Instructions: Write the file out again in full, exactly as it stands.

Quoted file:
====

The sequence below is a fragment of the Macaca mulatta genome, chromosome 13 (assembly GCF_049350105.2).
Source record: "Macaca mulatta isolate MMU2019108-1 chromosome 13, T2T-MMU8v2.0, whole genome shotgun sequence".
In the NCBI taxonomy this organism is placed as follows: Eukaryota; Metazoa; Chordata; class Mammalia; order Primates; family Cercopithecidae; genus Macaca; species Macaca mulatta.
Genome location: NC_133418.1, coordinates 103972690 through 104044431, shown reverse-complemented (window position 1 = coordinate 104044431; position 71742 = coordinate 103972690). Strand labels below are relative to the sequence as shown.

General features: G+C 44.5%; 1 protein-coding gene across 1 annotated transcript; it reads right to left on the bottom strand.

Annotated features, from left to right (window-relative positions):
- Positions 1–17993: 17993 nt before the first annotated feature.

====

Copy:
The sequence below is a fragment of the Macaca mulatta genome, chromosome 13 (assembly GCF_049350105.2).
Source record: "Macaca mulatta isolate MMU2019108-1 chromosome 13, T2T-MMU8v2.0, whole genome shotgun sequence".
In the NCBI taxonomy this organism is placed as follows: Eukaryota; Metazoa; Chordata; class Mammalia; order Primates; family Cercopithecidae; genus Macaca; species Macaca mulatta.
Genome location: NC_133418.1, coordinates 103972690 through 104044431, shown reverse-complemented (window position 1 = coordinate 104044431; position 71742 = coordinate 103972690). Strand labels below are relative to the sequence as shown.

General features: G+C 44.5%; 1 protein-coding gene across 1 annotated transcript; it reads right to left on the bottom strand.

Annotated features, from left to right (window-relative positions):
- Positions 1–17993: 17993 nt before the first annotated feature.